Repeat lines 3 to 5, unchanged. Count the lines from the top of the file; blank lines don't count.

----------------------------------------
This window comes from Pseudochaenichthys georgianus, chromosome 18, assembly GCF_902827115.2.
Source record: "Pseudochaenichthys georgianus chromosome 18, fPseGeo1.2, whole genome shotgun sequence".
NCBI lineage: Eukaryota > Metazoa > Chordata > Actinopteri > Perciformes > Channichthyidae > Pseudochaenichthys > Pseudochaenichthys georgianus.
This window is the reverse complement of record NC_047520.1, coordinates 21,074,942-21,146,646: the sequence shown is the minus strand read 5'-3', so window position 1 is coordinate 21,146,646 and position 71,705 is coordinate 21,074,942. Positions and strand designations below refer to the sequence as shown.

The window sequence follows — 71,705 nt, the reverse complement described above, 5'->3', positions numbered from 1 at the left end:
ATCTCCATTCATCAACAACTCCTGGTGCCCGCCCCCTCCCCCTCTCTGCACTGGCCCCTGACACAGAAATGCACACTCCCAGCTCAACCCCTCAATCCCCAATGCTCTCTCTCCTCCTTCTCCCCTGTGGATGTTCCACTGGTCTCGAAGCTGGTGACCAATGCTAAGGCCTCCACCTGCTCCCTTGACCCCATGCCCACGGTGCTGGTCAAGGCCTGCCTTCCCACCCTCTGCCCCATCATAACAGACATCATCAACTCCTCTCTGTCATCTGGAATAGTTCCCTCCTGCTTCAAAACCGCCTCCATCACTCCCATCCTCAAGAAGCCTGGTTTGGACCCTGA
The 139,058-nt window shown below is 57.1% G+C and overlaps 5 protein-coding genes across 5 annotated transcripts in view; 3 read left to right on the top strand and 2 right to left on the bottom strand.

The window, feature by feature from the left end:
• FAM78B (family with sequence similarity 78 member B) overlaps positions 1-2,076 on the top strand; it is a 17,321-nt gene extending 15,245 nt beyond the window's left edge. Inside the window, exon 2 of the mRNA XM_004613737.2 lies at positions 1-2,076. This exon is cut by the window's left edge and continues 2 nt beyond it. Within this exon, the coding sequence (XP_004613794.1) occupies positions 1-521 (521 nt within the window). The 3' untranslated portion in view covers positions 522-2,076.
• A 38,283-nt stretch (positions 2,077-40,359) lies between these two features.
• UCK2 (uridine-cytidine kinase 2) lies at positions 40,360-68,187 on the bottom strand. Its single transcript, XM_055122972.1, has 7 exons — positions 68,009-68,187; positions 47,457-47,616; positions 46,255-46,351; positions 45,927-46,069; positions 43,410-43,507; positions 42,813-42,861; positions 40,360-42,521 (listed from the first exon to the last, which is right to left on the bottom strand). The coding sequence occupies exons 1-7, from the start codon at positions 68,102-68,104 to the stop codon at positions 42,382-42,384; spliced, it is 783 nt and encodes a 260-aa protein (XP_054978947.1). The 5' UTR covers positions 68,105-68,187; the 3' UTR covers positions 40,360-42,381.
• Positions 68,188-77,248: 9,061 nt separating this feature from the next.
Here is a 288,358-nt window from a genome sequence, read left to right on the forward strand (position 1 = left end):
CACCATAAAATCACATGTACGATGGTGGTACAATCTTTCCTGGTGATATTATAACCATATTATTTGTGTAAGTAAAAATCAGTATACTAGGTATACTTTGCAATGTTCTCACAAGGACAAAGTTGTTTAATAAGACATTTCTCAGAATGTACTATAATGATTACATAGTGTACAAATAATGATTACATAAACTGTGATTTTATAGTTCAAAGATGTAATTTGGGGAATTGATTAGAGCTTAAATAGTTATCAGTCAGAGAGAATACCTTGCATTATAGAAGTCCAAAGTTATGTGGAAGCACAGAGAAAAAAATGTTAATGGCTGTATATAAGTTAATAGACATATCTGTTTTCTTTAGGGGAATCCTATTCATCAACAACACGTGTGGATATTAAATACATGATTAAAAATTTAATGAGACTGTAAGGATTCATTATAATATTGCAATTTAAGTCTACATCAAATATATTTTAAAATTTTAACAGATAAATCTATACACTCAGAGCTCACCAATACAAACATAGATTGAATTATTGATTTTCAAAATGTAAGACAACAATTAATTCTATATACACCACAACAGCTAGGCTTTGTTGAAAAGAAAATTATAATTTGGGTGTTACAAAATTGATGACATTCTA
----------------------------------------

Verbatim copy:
NCBI lineage: Eukaryota > Metazoa > Chordata > Actinopteri > Perciformes > Channichthyidae > Pseudochaenichthys > Pseudochaenichthys georgianus.
This window is the reverse complement of record NC_047520.1, coordinates 21,074,942-21,146,646: the sequence shown is the minus strand read 5'-3', so window position 1 is coordinate 21,146,646 and position 71,705 is coordinate 21,074,942. Positions and strand designations below refer to the sequence as shown.

The window sequence follows — 71,705 nt, the reverse complement described above, 5'->3', positions numbered from 1 at the left end: